CDC Says Getting Patients Access to Co-Op Drugs Is Critical: “If We Were To Look At Other Things Of Similar Sizes, We’d Probably Have This Problem”

Play Audio Clip Listen to audio clip. A new campaign called “take2 Coimolina PLUS” was created to make it easier for everyone to access the Coimolina+. The non-invasive procedure was able to rapidly treat

Play Audio Clip Listen to audio clip.

A new campaign called “take2 Coimolina PLUS” was created to make it easier for everyone to access the Coimolina+. The non-invasive procedure was able to rapidly treat a life-threatening blood clot, called Colyte, in approximately four to six weeks in approximately half the time of other procedures. However, patients ran into several obstacles in accessing it, like a lengthy list of required medical and insurance documents, insufficient physician education and a lack of federal patient access to treatments. Ultimately, over half of patients had trouble even obtaining a co-op prescribing letter from a physician or free coupon.

Nick Lucey, Division Director of National Center for Blood Products with the Centers for Disease Control and Prevention, responded to an e-mail, saying, “We need to make the process as seamless as possible for patients to quickly see results of products and for us to establish a safety net for the many patients who don’t have insurance.”

But it also took the first responders, the paramedics, right up to the hospital to get their co-op prescriptions from the hospital, which, Lucey explains, adds more costs for the system. “No matter what the products are, we want to make sure that when a patient uses it, that they’re getting the right treatment, that they’re getting it when they need it and that it can be reimbursed out of pocket or health insurance plans can be able to provide coverage,” he said.

Lucey explained that no matter what a patient is suffering from, they should be treated, and when they go to the hospital, they should get treated by people that they trust. “We want to make sure that they have a relationship with a physician, we want to make sure that the providers are good providers and have the skills and knowledge to treat this patient the way that they need to treat them,” he explained. “Those are very important principles in the safety net that we need to provide for patients when they go to the hospital,” Lucey said.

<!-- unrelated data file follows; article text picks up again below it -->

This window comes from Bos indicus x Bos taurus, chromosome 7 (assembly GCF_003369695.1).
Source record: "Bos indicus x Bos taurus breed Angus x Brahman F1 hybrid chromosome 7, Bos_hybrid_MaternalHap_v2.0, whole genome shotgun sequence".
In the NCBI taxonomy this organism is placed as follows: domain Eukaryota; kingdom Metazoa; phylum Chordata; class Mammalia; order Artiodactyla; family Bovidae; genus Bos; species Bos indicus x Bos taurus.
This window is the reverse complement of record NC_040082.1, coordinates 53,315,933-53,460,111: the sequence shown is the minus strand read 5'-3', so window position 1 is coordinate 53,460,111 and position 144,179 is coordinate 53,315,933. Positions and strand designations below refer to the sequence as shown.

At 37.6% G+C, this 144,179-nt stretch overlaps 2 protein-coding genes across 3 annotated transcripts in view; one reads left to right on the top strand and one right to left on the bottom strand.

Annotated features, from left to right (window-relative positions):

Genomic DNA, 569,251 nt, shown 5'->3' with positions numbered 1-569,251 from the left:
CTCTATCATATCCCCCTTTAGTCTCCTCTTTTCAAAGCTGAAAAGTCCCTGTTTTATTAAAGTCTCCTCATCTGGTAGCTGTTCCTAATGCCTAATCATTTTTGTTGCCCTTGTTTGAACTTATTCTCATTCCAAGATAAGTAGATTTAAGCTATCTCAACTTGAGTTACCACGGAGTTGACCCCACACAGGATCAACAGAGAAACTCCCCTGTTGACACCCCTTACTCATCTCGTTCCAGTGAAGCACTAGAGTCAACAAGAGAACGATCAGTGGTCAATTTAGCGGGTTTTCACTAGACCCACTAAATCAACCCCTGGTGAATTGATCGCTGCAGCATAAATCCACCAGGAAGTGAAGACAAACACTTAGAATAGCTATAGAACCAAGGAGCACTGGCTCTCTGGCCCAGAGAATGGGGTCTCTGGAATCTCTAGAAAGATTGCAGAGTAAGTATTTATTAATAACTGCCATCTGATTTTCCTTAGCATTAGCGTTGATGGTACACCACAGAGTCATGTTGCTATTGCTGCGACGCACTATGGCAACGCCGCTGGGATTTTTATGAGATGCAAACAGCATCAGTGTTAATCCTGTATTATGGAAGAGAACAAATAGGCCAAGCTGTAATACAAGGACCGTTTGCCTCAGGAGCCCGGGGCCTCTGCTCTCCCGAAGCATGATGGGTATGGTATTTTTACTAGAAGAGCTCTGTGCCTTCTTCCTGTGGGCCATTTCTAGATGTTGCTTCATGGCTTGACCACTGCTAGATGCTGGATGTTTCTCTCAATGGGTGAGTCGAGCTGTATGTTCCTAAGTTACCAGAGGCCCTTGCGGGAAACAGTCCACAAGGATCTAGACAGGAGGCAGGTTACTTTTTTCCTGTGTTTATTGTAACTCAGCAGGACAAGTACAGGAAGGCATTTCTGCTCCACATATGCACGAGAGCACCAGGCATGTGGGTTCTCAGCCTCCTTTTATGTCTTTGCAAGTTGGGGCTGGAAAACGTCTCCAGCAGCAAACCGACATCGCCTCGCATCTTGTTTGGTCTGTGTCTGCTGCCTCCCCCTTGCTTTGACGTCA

Lucey added that HHS has an “advance authorization program” that will help Medicare and Medicaid patients see the results of their Co-Op medications faster. “We’re working on trying to establish the resources that will help in that process of sharing information with Medicare beneficiaries. So we’ll get everybody the access that they need,” he explained. “In those cases where the patient’s card isn’t correct or has been taken, we’re going to work with them to get the proper information so they can get coverage for their medication, so they can be treated faster.”

Lucey added that the American College of Emergency Physicians is also looking at improving the process so that emergency care doctors can prescribe the medication faster in order to get to patients faster. “That will help with the approval process of these products and help patients access them as quickly as possible,” he said.

In the meantime, Lucey says their goal is to make sure that “everyone gets the treatment they need when they need it,” and that “we have to create an infrastructure that can get these patients access.”

Fox News health correspondent Tracie Potts spoke with Dr. Michael Delbanco who is Medical Director of the Office of Innovative Medicine in the CDC’s National Center for Blood Products, who echoed these sentiments. “There’s clearly been tremendous delays in our ability to get patients on these drugs,” Dr. Delbanco said.

Dr. Delbanco explains that the process for these products is complicated, but the first responders who used Co-Op products are critical to getting these products available. “They often have enough information and are able to co-op the products that are needed, so they’re really in the sweet spot of who we need to get this treatment to.”

He adds that “if we were to look at other things of similar magnitude, you know, that we try to do for chronic disease, [a thing like] cancer, we’d probably have this problem where we couldn’t get to patients quickly enough to get the treatment that was needed to them.”

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